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Lundgren talks about condoms ("No glove, no love" is a popular class mnemonic), and abortion is presented as a fact of life. "We explain how suction curettage happens and what happens with a saline injection," says the teacher. "We tell them to keep reading, keep thinking and keep talking about it." Lundgren starts discussions of oral and anal sex by saying, "We're not telling you this to gross you out." Only six or seven youngsters out of 850 are excused from the class each year because of parents' objections. Says the popular Lundgren, one of eight finalists for state teacher of the year in 1985: "Everybody we talk to in the community is positive about what we're doing."
By national standards, St. Paul's sex-ed program is one of the frankest and most thriving. It touches on homosexuality without either endorsing or criticizing it. "We say the gay community defines homosexuality as a trait that is born into them, and we are not putting our own construction on that because we don't have research to substantiate it," says Wanda Miller. Teachers also explain exactly how one gets or avoids AIDS. "We are clear and explicit about semen and blood being the roots of transmission and that condoms offer protection." Despite such directness, St. Paul's program operates without much criticism from parents.
The popular acceptance of these programs seems to rest on their adjustment to their individual communities, something not easily outlined in a lesson plan. Says Harvard Psychology Professor Jerome Kagan: "Human sexuality is a moral issue in every society. But while some societies have a consensus on sex, ours doesn't." The conflicting moral values touch the most seemingly innocuous issues. Everyone, for example, agrees that self-esteem and psychological factors are crucial, particularly to demoralized ghetto youngsters. But even building self-esteem divides proponents and critics of sex education. One side tends to talk of right and wrong, the other of self- enhancement and the importance of feelings. UCLA Health Educator Adrienne Davis says she teaches "that nothing is good that decreases your self-esteem, that you don't feel good about and that hurts another person," the essence of what Secretary Bennett cites when he harrumphs about "feel-good philosophy."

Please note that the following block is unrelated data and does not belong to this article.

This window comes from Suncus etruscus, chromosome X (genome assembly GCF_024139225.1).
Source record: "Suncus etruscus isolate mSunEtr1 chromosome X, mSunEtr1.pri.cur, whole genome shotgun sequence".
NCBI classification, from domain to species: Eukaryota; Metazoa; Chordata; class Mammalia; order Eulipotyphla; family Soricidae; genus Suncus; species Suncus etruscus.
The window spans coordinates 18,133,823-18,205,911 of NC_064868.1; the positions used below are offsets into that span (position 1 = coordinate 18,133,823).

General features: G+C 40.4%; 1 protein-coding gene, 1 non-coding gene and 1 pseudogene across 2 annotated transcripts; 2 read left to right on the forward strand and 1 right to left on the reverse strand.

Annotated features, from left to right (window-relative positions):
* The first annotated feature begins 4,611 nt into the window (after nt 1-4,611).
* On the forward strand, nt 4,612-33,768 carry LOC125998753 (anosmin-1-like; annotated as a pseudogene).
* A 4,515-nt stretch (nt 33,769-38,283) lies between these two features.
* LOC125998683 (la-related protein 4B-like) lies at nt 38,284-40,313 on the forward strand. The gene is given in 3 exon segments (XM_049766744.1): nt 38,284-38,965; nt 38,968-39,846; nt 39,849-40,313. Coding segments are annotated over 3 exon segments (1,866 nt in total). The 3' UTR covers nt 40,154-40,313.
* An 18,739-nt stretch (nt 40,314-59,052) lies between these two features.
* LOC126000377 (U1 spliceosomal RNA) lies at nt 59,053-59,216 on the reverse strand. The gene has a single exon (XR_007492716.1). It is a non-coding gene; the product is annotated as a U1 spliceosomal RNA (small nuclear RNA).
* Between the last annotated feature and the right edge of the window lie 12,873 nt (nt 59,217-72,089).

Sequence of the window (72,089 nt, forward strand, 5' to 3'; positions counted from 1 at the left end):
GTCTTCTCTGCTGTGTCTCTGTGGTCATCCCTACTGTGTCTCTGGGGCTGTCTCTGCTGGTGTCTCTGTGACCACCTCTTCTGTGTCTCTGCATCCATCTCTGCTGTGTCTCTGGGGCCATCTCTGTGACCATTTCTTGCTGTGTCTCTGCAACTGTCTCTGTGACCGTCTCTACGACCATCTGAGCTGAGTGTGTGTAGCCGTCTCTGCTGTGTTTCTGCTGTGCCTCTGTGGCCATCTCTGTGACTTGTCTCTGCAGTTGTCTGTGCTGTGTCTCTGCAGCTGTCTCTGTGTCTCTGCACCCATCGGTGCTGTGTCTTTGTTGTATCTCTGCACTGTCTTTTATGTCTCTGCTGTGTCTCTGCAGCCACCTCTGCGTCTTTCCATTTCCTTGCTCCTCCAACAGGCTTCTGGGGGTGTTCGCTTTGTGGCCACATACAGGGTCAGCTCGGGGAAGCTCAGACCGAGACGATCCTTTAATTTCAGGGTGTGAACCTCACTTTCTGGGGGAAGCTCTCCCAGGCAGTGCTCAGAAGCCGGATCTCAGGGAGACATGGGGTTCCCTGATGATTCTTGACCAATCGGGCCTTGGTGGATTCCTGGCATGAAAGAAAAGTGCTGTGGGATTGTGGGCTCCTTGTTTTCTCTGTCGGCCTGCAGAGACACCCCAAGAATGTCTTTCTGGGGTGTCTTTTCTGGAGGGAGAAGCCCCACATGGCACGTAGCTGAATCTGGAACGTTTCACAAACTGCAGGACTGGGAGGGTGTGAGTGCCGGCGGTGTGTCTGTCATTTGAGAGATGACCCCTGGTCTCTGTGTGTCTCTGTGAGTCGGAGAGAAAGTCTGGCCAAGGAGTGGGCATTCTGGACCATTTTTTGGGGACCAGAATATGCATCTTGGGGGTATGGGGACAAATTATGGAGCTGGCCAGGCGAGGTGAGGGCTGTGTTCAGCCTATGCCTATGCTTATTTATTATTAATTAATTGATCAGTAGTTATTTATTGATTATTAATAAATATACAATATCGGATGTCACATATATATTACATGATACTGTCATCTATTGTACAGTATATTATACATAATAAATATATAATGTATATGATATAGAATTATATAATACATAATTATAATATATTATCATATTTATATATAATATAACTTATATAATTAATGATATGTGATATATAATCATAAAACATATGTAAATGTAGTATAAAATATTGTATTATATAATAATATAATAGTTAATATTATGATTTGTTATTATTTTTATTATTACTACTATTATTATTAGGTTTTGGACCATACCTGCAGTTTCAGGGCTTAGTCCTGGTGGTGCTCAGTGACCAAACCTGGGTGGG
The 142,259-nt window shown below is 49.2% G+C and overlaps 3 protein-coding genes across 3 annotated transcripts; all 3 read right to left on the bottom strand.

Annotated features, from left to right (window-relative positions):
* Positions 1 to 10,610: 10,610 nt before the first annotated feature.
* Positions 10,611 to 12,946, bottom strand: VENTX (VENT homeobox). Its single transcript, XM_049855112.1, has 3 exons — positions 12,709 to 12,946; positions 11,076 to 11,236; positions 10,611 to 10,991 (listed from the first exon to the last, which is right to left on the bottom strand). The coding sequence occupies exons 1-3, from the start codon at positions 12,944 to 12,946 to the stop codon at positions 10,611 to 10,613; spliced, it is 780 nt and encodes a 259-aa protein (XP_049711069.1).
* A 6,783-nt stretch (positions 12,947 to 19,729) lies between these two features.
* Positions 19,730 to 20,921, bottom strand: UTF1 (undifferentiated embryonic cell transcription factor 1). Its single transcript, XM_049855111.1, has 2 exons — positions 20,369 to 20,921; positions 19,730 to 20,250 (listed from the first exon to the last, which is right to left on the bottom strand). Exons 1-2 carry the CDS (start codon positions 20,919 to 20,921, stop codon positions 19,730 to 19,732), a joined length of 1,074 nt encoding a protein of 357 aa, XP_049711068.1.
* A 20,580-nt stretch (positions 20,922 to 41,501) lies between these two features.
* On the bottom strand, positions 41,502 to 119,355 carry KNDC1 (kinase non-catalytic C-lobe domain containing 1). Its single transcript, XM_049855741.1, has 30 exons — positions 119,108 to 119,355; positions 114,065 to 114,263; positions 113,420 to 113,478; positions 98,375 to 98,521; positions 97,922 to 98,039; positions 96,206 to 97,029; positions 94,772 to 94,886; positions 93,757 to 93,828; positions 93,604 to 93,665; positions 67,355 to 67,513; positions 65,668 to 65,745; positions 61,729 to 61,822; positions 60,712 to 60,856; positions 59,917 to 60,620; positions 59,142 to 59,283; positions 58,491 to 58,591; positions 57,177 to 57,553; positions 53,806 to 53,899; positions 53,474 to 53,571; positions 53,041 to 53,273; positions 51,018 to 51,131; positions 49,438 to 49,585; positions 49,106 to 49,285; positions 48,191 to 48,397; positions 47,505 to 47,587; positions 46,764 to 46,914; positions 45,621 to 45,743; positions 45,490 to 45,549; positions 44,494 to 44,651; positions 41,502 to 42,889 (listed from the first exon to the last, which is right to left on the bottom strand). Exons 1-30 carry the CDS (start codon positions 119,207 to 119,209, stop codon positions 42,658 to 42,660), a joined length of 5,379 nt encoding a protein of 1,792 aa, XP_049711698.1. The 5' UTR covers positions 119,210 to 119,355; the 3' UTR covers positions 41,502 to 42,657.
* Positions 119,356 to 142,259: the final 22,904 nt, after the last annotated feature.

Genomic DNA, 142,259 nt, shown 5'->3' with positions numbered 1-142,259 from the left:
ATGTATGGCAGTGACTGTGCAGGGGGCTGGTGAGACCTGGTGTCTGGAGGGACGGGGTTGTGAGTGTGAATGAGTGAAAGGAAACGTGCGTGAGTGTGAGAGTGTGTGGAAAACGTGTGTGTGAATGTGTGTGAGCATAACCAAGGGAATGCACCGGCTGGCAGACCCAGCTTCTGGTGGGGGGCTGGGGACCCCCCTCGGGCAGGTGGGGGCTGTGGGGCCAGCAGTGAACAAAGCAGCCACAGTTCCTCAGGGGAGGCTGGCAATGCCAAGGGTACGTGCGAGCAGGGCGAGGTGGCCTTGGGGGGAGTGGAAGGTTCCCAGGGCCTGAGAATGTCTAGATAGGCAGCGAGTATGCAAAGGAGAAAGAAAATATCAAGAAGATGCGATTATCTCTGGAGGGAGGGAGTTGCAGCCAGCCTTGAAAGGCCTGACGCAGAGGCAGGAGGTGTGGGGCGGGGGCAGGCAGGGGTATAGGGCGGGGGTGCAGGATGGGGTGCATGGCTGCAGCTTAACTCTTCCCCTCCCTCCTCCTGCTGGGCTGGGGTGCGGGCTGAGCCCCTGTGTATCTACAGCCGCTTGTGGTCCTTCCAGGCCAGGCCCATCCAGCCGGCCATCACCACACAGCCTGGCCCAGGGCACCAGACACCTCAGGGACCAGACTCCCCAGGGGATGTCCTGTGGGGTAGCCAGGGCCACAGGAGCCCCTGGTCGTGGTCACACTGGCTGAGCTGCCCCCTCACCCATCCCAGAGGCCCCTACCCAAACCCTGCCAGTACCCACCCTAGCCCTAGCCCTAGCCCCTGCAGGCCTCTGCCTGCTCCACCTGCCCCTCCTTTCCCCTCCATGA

The struggle over sex education echoes the right-left battles over public school textbooks around the nation, notably in Tennessee, where Fundamentalist / parents successfully sued to shield their children from basic school readers they considered offensive. The Roman Catholic Archdiocese of Boston has begun to use language similar to Southern Fundamentalists', charging that school clinics would establish an "official state philosophy of situation ethics and moral relativism" that contradicts the teachings of most major religions. Psychiatrist Thomas Szasz, author of Sex by Prescription, thinks pressures on the public schools are bound to mount. "A covert struggle is going on to see who will control the free schools and mold the minds of other people's children," he says. "You can see a pattern with the Tennessee case -- when one group imposes its values on the schools, everyone else feels mugged." Szasz believes the current debate may foreshadow the breakup of the public school system, something that, as a libertarian, he would not mind in the least.